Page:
Los Angeles Times, March 2, 2005 [archived on Prof. Marcuse's Hist 2c website]
No country likes to come to terms with embarrassing parts of its past. Japanese schoolbooks still whitewash the atrocities of World War II, and the Turkish government continues to deny the Armenian genocide. Until about 1970, the millions of visitors to Colonial Williamsburg saw no indication that roughly half the inhabitants of the original town were slaves.
Until recently, one of the world's more blatant denials of history had been taking place at the Royal Museum of Central Africa, an immense, chateau-like building on the outskirts of Brussels. It was founded a century ago by Belgium's King Leopold II, who, from 1885 to 1908, literally owned the Congo as the world's only privately controlled colony. Right through the 1990s, the museum's magnificent collection of African art, tools, masks and weapons — among the largest and best anywhere, much of it gathered during the 23 years of Leopold's rule — reflected nothing of what had happened in the territory during that period. It was as if a great museum of Jewish art and culture in Berlin revealed nothing about the Holocaust.
The holocaust visited upon the Congo under Leopold was not an attempt at deliberate extermination, like the one the Nazis carried out on Europe's Jews, but its overall toll was probably higher. Soon after the king got his hands on the colony, there was a worldwide rubber boom, and Leopold turned much of the Congo's adult male population into forced labor for gathering wild rubber. His private army marched into village after village and held the women hostage to force the men to go into the rain forest, often for weeks out of each month, to tap rubber vines. This went on for nearly two decades.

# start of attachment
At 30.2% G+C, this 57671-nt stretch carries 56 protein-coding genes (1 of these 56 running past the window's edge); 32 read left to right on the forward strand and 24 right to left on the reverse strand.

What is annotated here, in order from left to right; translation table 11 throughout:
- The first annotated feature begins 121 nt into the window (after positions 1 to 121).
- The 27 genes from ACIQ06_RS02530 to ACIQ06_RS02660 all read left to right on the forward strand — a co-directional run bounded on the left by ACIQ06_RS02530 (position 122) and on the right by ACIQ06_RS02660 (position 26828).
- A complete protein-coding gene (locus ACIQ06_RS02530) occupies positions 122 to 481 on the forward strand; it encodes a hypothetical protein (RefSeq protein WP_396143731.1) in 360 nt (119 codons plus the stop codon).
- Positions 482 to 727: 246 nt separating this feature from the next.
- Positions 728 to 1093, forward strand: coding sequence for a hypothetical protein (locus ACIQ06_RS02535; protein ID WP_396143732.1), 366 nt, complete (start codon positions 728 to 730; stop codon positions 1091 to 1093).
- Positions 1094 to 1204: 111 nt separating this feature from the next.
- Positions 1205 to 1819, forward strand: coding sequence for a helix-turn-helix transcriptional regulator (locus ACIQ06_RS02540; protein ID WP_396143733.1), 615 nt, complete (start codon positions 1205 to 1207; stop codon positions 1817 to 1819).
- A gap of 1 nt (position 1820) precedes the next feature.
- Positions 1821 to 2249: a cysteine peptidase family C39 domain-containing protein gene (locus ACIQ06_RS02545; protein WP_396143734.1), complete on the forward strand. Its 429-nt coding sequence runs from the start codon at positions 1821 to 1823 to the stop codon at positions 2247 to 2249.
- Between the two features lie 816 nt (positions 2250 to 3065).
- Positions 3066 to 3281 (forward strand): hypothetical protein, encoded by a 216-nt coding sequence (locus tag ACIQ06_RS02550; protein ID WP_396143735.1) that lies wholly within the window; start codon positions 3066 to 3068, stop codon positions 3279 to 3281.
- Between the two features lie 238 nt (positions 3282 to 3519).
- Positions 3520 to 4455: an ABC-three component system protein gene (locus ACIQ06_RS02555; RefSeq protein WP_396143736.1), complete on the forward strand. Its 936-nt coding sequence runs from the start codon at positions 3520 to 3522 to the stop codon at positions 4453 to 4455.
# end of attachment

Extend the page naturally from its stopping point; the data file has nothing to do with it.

Though Leopold made a fortune estimated at well over $1 billion in today's dollars, the results were catastrophic for Congolese. Laborers were often worked to death, and many female hostages starved. With few people to hunt, fish or cultivate crops, food grew scarce. Hundreds of thousands of people fled the forced-labor regime, but deep in the forest they found little to eat and no shelter, and travelers came upon their bones for years afterward. Tens of thousands more rose up in rebellion and were shot down. The birthrate plummeted. Disease — principally sleeping sickness — took a toll in the millions among half-starved and traumatized people who otherwise might have survived.
Leopold's murderous regime was exposed in its own day by a brave band of activists: American, British and Swedish missionaries, and a hard-working British journalist, E.D. Morel. Any historian of Africa knows the basic story, and many have written about parts of it.
In 1998, I finished a book on the subject, "King Leopold's Ghost," which was published in Belgium and drew furious denunciations from royalists and conservatives. The foreign minister sent a special message to Belgian diplomats abroad, counseling them on how to answer awkward questions from readers. Asked if the museum planned changes, a senior official of the Royal Museum of Central Africa replied that some were under study, "but absolutely not because of the recent disreputable book by an American."